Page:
Development and Foreign Aid in Timor-Leste after Independence

Towards Dili harbour, 2018 (photo: David Webster)

By Laurentina “mica” Barreto Soares

State-building and development is a continuous process. Timor-Leste has been engaged in this endeavour since the restoration of its independence in 2002, following a period in which the United Nations helped lay the groundwork for institutional development from 1999 to 2002. Many have acknowledged Timorese development is a difficult process, especially given the fact that it started almost from scratch. Timor-Leste has achieved some remarkable progress. However, efforts so far have placed more emphasis on economic development than human development. This continuing focus is evident in the state budget allocation for the past five years, in which the bulk of funds have gone to infrastructure while allocating limited funds to other sectors—particularly agriculture, tourism, health, and education programs.

This leads us to ask: when we talk about development, what do we mean? What is development? Are we talking about cultural development, economic development, political development, or social development?

In 1996 the United Nations Development Programme defined development as a process that not only focuses on economic growth—although that is crucial—but also on human development, on health, education, and the environment. This is important because when most capitalist governments talk about economic growth, they do not necessarily emphasize what such growth means for the people.

During its attempts at state-building and development, Timor-Leste received foreign aid from multiple donors, including the Canadian government. The largest contributions came during the United Nations Transitional Administration (1999–2002) and the early years after independence in 2002. According to the local NGO La’o Hamutuk, from 1999 to 2009, donors gave an estimated US$5.2 billion to Timor-Leste. The major part of these funds, however, went to pay for the salaries of so-called international advisers and for other overhead bureaucratic costs; only one-tenth of it entered into the country’s economy. Donor contributions slowly decreased after 2009 due to donor countries’ changing priorities and perhaps also donor fatigue and Timor-Leste’s increased ability to generate its own resources. Despite reducing their assistance, a significant number of donors continued to engage in Timor-Leste. These included the European Union, the World Bank, the Asian Development Bank, United Nations specialized agencies, Australia, Germany, the United States, Portugal, and Japan. The People’s Republic of China is also among the current crop of donors to Timor-Leste. China’s assistance is comparatively small in quantity, but its presence and engagement is on the rise and it is seen, particularly by Timorese leaders, as a significant contribution to the country’s state-building and development efforts.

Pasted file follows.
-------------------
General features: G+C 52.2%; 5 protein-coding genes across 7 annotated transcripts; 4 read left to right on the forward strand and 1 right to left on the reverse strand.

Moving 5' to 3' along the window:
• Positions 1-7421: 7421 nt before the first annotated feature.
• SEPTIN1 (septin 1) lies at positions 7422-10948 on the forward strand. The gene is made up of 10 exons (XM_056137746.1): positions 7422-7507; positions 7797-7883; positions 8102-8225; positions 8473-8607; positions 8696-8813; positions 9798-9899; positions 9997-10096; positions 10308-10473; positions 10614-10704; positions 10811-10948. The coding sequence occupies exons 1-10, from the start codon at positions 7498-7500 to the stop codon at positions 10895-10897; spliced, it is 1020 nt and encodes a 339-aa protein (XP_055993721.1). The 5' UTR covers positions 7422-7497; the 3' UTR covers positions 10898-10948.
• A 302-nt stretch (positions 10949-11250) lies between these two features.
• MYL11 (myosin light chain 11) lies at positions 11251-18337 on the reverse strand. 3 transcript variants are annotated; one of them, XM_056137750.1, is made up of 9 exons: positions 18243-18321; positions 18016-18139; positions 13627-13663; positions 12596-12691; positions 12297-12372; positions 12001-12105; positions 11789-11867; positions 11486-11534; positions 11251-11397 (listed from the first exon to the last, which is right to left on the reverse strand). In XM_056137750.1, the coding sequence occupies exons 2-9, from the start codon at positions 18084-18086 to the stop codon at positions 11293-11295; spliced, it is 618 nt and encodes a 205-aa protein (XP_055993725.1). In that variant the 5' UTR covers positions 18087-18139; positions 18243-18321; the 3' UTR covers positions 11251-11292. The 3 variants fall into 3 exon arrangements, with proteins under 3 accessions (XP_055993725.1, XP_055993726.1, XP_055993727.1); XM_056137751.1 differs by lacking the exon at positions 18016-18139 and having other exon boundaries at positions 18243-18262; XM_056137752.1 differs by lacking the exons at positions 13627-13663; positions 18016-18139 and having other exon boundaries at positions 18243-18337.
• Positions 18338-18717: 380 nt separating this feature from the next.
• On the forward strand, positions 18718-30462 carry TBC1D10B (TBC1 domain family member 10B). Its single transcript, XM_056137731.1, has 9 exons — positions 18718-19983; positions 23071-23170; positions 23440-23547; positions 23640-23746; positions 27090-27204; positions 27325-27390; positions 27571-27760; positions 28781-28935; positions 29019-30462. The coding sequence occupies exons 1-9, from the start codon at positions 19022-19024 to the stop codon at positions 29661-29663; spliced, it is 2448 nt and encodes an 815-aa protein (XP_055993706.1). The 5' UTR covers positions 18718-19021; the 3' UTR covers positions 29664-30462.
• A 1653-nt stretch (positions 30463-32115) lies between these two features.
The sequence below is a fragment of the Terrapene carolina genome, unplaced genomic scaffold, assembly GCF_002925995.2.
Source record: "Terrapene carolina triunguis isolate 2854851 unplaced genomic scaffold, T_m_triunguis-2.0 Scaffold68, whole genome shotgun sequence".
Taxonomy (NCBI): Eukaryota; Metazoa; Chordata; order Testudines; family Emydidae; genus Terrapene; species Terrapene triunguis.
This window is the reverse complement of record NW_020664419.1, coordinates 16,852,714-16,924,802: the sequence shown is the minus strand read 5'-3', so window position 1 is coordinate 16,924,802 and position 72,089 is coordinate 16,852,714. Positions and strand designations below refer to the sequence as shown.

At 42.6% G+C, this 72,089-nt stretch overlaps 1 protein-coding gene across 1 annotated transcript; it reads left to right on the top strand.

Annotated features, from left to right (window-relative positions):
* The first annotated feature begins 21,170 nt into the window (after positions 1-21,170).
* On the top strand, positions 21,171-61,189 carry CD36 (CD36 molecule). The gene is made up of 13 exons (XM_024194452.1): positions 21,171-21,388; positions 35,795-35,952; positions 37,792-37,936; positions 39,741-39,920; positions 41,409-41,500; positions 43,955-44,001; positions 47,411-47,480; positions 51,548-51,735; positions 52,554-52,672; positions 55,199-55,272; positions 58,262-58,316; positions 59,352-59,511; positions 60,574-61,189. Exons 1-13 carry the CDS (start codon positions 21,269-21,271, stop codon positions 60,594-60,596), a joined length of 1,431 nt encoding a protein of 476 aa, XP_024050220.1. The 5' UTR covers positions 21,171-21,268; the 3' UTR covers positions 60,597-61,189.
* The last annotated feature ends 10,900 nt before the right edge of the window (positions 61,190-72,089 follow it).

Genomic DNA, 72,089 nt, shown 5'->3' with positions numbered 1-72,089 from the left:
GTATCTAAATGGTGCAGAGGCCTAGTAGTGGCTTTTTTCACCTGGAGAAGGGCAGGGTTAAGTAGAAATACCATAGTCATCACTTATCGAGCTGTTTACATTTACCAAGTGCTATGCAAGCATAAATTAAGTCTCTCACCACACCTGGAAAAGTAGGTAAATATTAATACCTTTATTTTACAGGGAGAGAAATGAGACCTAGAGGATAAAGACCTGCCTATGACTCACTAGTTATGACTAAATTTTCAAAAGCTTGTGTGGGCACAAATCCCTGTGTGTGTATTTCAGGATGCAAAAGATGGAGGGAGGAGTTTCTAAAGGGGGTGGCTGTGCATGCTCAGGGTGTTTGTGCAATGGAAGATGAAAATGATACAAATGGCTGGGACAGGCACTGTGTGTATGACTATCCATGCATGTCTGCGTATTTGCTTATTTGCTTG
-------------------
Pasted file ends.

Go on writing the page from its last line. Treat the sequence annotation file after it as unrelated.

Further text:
This chapter will focus on state-building, development, and foreign aid in Timor-Leste after independence. The first part will provide an overview of Timor-Leste’s development over the past fourteen years by highlighting some of the progress it has made and the challenges it has faced. The second part will discuss foreign aid and state-building with a focus on China’s engagement in Timor-Leste’s state-building and development. It will conclude by linking Timor-Leste’s development with reconciliation; given Timor-Leste’s past experience of atrocities committed by the Indonesian military between 1975 and 1999, as well as the internal crisis of 2006, these two aspects are closely linked.